A redraw for bridge With human needs in mind, residents push a new plan for South Street span.

Posted: April 06, 2008

With just weeks to go before Philadelphia hires a contractor to rebuild the South Street Bridge, a neighborhood group is pressing Mayor Nutter to endorse a menu of detailed architectural changes aimed at humanizing the harsh highway-grade design.

As part of the lobbying effort, the South Street Bridge Coalition is distributing a 63-page study prepared by Wallace Roberts & Todd L.L.C. (WRT), a firm that specializes in urban and transportation planning. The report lays out how the current design could be quickly modified to make the new bridge more comfortable for pedestrians and bicyclists.

It also recommends ditching the design's most scorned element: the stainless-steel lookout towers. WRT's plan would use the savings for other design improvements.

The coalition commissioned the report last month after learning that construction on the long-delayed $54 million project would begin in the summer.

Center City residents have demanded changes in the design since at least 2001, but made no headway with city engineers during the Street administration. Their hope is that Nutter and his cabinet will take a fresh look at the bridge, which is an important neighborhood link and a dramatic gateway to Center City from I-76.

"We had a good meeting last Monday with city engineers, but we know this is going to take support from elected officials," said James C. Campbell, a professional planner who is coordinating the coalition's opposition to the current design.

An administration official said Nutter was willing to consider changes, but first wanted a briefing on the WRT report. After receiving such a briefing Friday, City Council President Anna Verna, whose district includes the bridge, agreed to support the redesign, a spokesman said.

Coalition members acknowledge there isn't much time to implement WRT's recommendations, which are mostly modest refinements. No cost estimates were included with the report.

Engineers closed the span to heavy trucks last year after chunks of concrete began sloughing off and dropping into the Schuylkill. The upper portions of the structure date to the 1920s and were constructed on the foundation of an 1876 drawbridge. Yet despite the steel patches and broken concrete, the bridge's stylishly turned metal railings and sculpted overlooks give the crossing a warm, welcoming character.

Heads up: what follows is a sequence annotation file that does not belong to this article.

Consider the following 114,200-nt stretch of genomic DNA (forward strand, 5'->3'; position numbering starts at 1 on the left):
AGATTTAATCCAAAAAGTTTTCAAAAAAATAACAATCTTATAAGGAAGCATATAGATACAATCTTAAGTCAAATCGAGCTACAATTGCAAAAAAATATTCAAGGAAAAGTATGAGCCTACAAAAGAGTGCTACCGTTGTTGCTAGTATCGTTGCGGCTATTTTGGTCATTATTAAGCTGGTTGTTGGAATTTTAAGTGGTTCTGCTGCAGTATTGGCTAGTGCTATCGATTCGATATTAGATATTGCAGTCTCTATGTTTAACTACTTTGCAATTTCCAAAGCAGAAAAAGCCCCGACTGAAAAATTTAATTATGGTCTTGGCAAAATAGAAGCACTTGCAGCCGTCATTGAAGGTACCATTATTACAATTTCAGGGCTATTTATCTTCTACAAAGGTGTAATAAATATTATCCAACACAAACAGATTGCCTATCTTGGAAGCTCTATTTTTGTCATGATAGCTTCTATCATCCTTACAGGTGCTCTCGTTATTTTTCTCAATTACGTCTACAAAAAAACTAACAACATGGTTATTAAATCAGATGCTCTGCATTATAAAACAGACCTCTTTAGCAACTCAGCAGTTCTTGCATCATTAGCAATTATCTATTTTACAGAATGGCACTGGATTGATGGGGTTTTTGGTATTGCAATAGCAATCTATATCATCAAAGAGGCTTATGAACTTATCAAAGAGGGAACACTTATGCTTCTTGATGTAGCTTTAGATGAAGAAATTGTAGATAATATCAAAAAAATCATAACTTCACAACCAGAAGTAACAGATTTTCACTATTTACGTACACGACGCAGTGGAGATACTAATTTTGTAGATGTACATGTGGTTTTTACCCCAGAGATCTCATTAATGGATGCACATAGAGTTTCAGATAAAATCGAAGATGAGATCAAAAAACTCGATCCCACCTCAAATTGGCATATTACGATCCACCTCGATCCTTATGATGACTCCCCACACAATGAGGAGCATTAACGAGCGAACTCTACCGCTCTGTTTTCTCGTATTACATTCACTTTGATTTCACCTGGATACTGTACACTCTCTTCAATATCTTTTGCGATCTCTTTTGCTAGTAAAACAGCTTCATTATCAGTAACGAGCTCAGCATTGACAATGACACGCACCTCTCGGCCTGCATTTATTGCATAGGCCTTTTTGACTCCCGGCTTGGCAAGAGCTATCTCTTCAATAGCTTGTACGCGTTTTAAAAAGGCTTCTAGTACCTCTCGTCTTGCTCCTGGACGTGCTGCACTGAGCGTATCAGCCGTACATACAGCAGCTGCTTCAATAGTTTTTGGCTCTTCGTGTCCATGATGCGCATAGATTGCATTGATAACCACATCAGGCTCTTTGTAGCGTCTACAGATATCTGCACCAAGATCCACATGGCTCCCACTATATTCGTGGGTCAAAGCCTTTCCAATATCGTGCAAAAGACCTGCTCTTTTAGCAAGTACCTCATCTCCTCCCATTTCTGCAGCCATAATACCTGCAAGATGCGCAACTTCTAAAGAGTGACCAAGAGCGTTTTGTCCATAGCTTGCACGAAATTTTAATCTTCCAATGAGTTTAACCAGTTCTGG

Though the coalition no longer holds out much hope that the new bridge will be as architecturally rich, the group wants to ensure that the surface feels like a continuation of a city street rather than an interstate overpass, Campbell said.

According to the WRT report, the best way to soften that highway character would be to widen the sidewalks, upgrade the decorative railings and lights, and add amenities like crosswalks and bus stops.

Because the width of the bridge deck is fixed, WRT suggests that city engineers eliminate the dedicated turning lanes on the west end, which speed access to I-76.

Saving that space would give designers room to widen the sidewalks on the new bridge. Since there will be two traffic lanes in each direction, WRT contends that dedicated turning lanes aren't essential, especially given the relatively low volume of traffic. The main concern comes from the University of Pennsylvania, which wants to be sure ambulances do not get stuck behind turning cars.

In addition to widening the sidewalks, WRT advised the city to move the streetlights and crash barriers. The current design places those fixtures along the edge of the bridge. WRT's planners would shift them inward, between bike and car lanes.

The move would create a generous buffer zone between walkers and drivers. Bicyclists would also feel safer.

Shifting the federally mandated crash barriers also would open up new design opportunities for the bridge's architect, H2L2. The firm would be free to create a more decorative railing along the edge of the bridge, and add planters and pedestrian-scale streetlamps, replacing highway-style "cobra-head" streetlights.

The WRT report enumerates a long list of small design revisions to slow traffic and improve safety.

Some are common sense. For instance, while city engineers call for a bike ramp connecting the bridge to Schuylkill Banks park, they make no provision for bicyclists to cross the bridge and switch direction. WRT calls for a crosswalk at the ramp.

The city's bridge design, by Gannett Fleming Inc., also eliminates a bus stop across from SEPTA's University City regional rail station. WRT wants the city to restore the stop and include medians where departing bus passengers can stand before crossing to the station.

"Good grief, how can we have a regional rail station that goes to the airport and not provide a bus stop?" Campbell asked. "We need a 21st-century bridge, with connections to recreation and transportation, not an SUV bridge."

The Schuylkill, which is about the same width as the Seine in Paris, was once spanned by pedestrian-scale, architecturally distinctive crossings. But as the old masonry bridges at Spring Garden, Chestnut and Walnut Streets came up for repair, they were replaced with standard girder-bridges that resemble highway overpasses, down to their industrial green undercarriages.

Contact architecture critic Inga Saffron at 215-854-2213 or isaffron@phillynews.com.


Read a draft of the plan for the South Street Bridge at http://go.philly.com/bridgedesign

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